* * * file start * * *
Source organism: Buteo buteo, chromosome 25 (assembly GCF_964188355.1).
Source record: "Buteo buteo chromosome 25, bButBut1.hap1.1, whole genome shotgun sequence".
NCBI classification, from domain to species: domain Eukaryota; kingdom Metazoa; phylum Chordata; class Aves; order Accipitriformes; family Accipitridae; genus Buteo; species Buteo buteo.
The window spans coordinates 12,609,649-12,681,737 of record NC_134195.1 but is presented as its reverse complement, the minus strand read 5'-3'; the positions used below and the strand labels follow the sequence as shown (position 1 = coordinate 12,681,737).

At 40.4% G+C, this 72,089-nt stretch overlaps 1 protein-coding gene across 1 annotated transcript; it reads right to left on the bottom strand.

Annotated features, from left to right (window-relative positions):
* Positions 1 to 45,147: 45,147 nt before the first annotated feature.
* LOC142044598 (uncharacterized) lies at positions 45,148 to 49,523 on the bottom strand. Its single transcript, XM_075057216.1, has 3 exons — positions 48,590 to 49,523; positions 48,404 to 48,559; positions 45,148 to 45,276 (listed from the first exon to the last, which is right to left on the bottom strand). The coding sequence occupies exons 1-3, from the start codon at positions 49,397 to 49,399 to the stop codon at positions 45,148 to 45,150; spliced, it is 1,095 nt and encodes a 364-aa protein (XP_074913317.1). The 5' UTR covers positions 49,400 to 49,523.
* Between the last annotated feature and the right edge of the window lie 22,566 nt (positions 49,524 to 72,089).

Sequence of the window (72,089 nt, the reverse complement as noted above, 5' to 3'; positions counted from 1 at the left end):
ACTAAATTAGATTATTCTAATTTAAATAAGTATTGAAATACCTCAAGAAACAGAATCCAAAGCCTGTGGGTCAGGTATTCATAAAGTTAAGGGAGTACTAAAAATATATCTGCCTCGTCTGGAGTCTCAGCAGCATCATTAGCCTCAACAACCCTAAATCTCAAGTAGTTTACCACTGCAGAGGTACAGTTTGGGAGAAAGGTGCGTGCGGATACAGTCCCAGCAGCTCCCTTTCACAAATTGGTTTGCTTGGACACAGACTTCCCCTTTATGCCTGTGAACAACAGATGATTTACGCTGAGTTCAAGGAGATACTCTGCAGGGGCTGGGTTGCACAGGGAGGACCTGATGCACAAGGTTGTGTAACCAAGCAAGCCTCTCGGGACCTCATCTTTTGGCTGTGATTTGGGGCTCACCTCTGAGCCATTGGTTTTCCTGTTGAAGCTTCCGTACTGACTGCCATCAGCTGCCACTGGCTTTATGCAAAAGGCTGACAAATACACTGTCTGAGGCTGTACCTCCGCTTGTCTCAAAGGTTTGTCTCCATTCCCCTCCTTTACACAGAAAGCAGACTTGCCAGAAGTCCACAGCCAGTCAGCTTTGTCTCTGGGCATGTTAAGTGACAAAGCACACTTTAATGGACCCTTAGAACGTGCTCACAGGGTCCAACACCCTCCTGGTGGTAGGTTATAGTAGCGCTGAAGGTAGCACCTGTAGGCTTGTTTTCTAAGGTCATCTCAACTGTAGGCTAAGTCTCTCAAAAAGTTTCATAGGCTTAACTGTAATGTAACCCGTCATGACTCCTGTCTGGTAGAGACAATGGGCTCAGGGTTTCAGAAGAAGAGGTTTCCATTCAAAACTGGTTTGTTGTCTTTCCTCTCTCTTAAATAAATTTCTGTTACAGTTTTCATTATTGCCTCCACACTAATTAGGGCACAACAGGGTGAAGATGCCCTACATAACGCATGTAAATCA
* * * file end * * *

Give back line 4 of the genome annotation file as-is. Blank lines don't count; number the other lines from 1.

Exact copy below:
The window spans coordinates 12,609,649-12,681,737 of record NC_134195.1 but is presented as its reverse complement, the minus strand read 5'-3'; the positions used below and the strand labels follow the sequence as shown (position 1 = coordinate 12,681,737).